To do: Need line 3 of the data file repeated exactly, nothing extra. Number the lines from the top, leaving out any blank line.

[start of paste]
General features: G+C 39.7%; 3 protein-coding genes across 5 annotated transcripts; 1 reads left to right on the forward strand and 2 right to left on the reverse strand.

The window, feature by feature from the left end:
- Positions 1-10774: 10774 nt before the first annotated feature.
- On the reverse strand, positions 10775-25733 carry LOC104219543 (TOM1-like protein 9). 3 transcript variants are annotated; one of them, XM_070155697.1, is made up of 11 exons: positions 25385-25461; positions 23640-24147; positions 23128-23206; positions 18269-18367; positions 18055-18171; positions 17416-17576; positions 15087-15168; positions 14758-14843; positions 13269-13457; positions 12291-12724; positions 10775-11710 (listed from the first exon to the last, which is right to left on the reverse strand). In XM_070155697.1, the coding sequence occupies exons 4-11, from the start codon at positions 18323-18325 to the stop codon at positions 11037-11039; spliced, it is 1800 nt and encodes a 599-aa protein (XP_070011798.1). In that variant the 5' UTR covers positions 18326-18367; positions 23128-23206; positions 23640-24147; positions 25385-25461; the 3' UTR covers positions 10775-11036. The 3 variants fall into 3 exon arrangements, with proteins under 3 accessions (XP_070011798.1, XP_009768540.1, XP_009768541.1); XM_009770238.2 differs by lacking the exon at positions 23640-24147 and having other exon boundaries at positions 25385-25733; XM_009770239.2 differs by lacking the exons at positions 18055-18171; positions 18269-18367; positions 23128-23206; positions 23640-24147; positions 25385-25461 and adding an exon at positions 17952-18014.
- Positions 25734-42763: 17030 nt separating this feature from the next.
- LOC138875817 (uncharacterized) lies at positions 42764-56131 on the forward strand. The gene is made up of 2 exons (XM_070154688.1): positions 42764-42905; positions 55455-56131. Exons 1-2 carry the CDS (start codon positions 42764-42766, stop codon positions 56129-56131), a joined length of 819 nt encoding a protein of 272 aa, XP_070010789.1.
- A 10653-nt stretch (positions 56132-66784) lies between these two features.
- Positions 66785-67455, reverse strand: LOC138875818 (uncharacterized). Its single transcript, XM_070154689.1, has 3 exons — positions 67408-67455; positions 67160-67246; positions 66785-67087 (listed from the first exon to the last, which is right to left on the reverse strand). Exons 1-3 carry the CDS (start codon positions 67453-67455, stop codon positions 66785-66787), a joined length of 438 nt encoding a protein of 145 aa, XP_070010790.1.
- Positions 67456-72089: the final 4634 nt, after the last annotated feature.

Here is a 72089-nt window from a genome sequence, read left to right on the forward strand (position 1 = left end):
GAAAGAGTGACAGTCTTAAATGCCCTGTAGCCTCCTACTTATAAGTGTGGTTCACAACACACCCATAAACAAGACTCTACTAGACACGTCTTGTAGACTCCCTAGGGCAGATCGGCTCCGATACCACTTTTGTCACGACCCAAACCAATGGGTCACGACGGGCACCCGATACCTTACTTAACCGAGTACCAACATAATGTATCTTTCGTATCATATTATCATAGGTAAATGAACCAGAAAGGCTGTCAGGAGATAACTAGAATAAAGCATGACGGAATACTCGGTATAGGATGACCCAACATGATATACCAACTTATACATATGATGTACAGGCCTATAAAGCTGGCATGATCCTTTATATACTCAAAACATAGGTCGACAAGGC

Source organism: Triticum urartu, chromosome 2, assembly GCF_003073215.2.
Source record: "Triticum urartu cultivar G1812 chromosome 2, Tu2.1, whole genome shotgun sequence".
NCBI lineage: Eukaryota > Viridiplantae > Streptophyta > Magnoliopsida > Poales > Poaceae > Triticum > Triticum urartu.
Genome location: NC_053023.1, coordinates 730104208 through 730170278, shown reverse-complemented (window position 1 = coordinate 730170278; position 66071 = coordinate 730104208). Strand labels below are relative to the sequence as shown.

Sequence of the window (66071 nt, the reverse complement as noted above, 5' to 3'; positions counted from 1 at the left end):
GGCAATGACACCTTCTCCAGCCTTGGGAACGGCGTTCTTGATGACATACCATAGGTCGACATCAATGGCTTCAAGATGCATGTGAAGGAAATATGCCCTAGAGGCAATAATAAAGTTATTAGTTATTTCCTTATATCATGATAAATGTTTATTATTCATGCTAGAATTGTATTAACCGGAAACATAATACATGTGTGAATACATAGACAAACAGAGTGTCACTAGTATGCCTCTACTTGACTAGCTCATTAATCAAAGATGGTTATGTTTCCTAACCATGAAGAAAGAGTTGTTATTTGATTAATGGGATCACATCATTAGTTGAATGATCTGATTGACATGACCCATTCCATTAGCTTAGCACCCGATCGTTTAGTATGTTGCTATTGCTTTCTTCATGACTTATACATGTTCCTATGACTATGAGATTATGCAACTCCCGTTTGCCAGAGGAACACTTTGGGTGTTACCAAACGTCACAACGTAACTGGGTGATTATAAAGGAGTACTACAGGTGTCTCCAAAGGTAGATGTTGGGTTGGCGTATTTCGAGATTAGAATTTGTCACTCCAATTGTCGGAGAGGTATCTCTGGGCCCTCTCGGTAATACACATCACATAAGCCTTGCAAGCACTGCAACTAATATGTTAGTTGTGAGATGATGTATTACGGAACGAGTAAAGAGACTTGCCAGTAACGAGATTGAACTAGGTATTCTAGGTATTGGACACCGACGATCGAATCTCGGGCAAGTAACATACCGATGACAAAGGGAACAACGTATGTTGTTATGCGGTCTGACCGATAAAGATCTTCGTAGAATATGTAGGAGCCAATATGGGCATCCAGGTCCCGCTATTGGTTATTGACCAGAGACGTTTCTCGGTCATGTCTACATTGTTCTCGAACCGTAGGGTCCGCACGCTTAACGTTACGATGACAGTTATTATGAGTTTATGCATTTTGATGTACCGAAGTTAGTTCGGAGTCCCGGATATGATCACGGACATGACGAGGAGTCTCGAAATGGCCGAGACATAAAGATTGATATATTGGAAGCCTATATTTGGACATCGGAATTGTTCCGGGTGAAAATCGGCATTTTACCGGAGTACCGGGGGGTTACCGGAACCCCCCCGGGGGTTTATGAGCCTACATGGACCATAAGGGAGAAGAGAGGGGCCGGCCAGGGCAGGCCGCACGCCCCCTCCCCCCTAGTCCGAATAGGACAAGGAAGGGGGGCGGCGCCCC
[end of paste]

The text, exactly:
- Positions 1-10774: 10774 nt before the first annotated feature.